Last but (probably) most importantly, it is important to note that the overconfidence bias can potentially affect retirement as well. The first piece of overconfidence as it relates to retirement is longevity. Americans simply do not understand the risk of outliving their money, and assume that the average lifespans are significantly shorter nowadays than they actually are. For instance, in a 2012 study by the Society of Actuaries, of the retirees and pre-retirees who guessed the age to which an average person of his or her age and sex could expect to live, about 4 in 10 underestimated the age by five or more years and another 2 in 10 underestimated it by 2 to 4 years. More significantly, only 4 in 10 retirees correctly responded that about half of 65-year-old men and women can expect to live until median life expectancy—indicating that the variability of life expectancy is not well understood.[10] Worse yet, about one-third of retirees and pre-retirees say they look less than 10 years in the future when they think about retirement finances, and another one-third look 10-19 years in the future.[11]

It could very well be that people do not understand the magnitude of how much longer people are living people today, but it may also be hubris (interesting enough, in another study, people tend to believe that they will live longer than others their age). We have seen a small sliver of clients who have certain beliefs about our retirement modeling. First there is the longevity issue noted above, which clearly is a debunked idea.

Second, they seem to believe that they will not need nearly as much in investable assets as our modeling tells us – they believe that they will not spend nearly as much in retirement, thus we are overestimating how much in investable assets they need to accumulate. Based on our experience, this is really dependent upon the person. For those that are frugal already, they do tend to button up even further in retirement. However, for these individuals, most of the time they have done a good job of saving already (unless their earnings are limited), and they actually could go the opposite way and spend more in retirement. However, if you are a spender who has shown a proclivity of having an overconfidence bias, it is our experience that you will actually spend more in retirement than during your working years, particularly the critical first 10 years. We believe this may be due primarily to monotony, but whatever the reason, they may actually end up needing more than what our modeling tells us! For many of these clients, we end up seeing them once and we never see them again, and we think they may not want someone calling them out on their overconfidence. It is a shame, since these individuals are the ones that really do need the most help.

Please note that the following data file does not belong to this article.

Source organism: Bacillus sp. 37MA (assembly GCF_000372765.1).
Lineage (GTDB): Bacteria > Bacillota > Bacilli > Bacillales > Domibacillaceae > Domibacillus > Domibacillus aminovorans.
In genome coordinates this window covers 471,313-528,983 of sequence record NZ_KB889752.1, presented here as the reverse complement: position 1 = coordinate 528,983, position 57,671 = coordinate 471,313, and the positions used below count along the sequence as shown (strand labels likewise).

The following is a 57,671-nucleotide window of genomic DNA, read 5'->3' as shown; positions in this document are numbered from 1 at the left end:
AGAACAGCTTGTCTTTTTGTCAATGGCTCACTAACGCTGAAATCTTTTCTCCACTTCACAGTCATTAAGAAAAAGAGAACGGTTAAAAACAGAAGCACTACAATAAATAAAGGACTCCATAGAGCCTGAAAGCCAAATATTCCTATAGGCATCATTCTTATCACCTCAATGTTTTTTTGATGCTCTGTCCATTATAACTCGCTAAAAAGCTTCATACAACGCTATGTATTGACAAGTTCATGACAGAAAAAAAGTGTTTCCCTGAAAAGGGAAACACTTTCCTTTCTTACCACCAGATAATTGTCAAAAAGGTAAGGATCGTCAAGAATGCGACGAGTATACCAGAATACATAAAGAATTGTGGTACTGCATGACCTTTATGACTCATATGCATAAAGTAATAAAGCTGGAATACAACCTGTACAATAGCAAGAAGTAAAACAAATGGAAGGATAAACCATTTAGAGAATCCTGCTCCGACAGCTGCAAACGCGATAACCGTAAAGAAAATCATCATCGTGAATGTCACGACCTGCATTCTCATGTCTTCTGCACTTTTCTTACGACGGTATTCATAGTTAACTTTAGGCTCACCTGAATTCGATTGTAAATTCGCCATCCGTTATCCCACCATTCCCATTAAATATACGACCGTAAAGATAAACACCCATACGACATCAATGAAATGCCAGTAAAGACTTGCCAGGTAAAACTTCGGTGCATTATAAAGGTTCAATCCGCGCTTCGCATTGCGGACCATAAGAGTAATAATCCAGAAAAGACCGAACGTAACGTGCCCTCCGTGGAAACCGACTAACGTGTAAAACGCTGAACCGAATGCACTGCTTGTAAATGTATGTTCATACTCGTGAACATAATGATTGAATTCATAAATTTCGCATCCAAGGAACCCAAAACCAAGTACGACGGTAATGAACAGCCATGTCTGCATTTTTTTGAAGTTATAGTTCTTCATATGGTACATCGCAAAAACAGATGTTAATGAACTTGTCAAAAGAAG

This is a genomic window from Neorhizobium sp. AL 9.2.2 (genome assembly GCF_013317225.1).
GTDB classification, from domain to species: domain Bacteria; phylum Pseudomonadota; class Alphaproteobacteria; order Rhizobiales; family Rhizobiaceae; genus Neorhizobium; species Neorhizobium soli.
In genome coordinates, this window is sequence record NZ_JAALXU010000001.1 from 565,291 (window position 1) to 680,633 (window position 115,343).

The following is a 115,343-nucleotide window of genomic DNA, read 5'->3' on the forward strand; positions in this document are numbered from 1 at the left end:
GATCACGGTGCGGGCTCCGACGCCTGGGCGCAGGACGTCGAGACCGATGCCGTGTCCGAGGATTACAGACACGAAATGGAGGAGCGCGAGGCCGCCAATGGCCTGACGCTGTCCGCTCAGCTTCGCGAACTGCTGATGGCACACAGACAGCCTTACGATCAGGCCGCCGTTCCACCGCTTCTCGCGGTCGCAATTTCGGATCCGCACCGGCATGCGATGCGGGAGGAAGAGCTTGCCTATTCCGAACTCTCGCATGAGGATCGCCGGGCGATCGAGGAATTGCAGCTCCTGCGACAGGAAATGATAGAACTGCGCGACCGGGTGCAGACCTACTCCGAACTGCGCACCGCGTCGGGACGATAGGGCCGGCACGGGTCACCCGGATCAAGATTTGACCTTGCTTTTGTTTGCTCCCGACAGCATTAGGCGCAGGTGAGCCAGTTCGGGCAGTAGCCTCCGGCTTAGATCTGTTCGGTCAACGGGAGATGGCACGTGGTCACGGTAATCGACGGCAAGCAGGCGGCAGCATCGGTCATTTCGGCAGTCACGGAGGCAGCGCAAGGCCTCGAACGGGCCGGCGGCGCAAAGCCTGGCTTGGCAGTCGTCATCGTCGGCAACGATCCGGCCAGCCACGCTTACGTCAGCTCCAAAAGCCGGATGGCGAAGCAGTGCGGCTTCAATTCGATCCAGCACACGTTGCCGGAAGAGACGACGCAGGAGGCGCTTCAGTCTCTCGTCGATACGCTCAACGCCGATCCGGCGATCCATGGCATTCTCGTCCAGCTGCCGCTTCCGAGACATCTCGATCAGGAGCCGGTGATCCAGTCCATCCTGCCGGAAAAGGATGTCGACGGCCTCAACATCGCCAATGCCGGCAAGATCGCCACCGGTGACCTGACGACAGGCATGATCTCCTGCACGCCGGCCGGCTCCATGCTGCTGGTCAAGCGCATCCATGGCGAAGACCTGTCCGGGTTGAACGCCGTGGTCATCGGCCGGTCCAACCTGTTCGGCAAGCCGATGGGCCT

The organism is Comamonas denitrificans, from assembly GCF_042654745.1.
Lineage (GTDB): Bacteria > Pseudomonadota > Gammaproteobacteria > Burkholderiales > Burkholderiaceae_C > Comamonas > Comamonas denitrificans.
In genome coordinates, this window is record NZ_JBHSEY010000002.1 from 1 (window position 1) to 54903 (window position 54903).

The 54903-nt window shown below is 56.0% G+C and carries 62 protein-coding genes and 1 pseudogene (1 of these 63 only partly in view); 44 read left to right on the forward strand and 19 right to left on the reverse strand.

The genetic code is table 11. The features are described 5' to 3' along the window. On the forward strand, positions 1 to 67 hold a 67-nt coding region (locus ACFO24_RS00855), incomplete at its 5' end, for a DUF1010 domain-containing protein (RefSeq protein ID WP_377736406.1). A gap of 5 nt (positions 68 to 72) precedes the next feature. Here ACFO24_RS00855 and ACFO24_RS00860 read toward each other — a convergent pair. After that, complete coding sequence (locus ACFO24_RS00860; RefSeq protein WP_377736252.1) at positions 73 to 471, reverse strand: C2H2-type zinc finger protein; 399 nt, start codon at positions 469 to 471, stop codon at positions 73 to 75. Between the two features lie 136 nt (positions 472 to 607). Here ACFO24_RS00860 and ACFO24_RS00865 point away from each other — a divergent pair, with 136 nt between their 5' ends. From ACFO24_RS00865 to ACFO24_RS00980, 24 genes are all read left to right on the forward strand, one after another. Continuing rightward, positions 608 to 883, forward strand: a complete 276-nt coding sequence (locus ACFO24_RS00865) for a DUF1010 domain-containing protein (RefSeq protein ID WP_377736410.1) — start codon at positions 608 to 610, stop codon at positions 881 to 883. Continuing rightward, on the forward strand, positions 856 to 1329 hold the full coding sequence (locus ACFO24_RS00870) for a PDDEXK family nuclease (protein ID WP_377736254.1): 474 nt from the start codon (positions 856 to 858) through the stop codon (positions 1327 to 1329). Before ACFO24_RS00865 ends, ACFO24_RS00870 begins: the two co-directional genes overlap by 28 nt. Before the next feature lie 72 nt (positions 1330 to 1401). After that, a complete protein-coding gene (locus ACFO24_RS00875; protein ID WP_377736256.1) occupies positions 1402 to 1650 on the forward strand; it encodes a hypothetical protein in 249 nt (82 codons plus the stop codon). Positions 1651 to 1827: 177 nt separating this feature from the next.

Overconfidence Avoidance Tricks

  • Continuously Learn

The psychologists David Dunning and Justin Kruger summed up their infamous psychological idea (the Dunning-Kruger) effect many years earlier by saying “the trouble with the world is that the stupid are cocksure and the intelligent are full of doubt." What is the point of this statement? Always be learning as a way to avoid overconfidence. If you do not have an advisor, consider one as a way to learn. If you have an advisor, ask as many questions as you can, but do listen to them, as their job is to protect you from this overconfidence. Learning is a way to combat the ills of overconfidence.

  • Reflection

If you want to overcome the pernicious effects of overconfidence, you should think yourself into the following scenario: Imagine you are one year down the line from making a financial decision and it has gone spectacularly and horribly wrong. The overconfident may imagine that any future similar decisions will go differently and fabricate some rationale as to why this past decision failed, but of course it won’t happen again if a similar course is taken. Do not let this happen. Reflect as to why this past financial decision failed, and how the future decision can be tweaked or completely avoided in order to avoid this overconfidence.

For example, we met with a couple in their early 50s who was in significant debt with very little accumulated for retirement, and in the past had taken out loans in their name to pay for their daughter’s college. They wanted to do the same for their son when he went to college, since it was the “fair” thing to do, even though it would deepen their risk for retirement. We would note, we do not blame them for their train of thought – the moral path was completely understandable, but the destruction it could cause by the financial path was far outweighed. Thus, a decision point was made – they could make a similar poor financial decision without considering the past, or they could consider the further hole this past financial decision has put them in, and utilize these funds for their retirement. It is true, their son would need to take out loans, and some resentment could result in the family, but we doubt either child would want to see their parents living on food stamps.

  • Objectivity

This last piece of advice is fairly straightforward, but having someone in your life that can offer some objective advice regarding your financial decisions is really important. You need a sounding board from someone not tied to the financial decision, and the further the person is tied to you, the better. That could mean a financial advisor/planner (us!), but at the very least it could be a close family friend/parent/sibling (they may still be somewhat tied to you, but they will offer at least partial objectivity).

Of course, we are here to help. If you want to discuss any of the points in this article, please feel free to reach out to either of us!

Karen DeRose and Anthony DeRose are registered representatives of Lincoln Financial Advisors Corp.

Securities offered through Lincoln Financial Advisors Corp a broker/dealer (Member SIPC) and a registered investment advisor. DeRose Financial Planning Group is not an affiliate of Lincoln Financial Advisors Corp. Lincoln Financial Advisors does not provide legal or tax advice.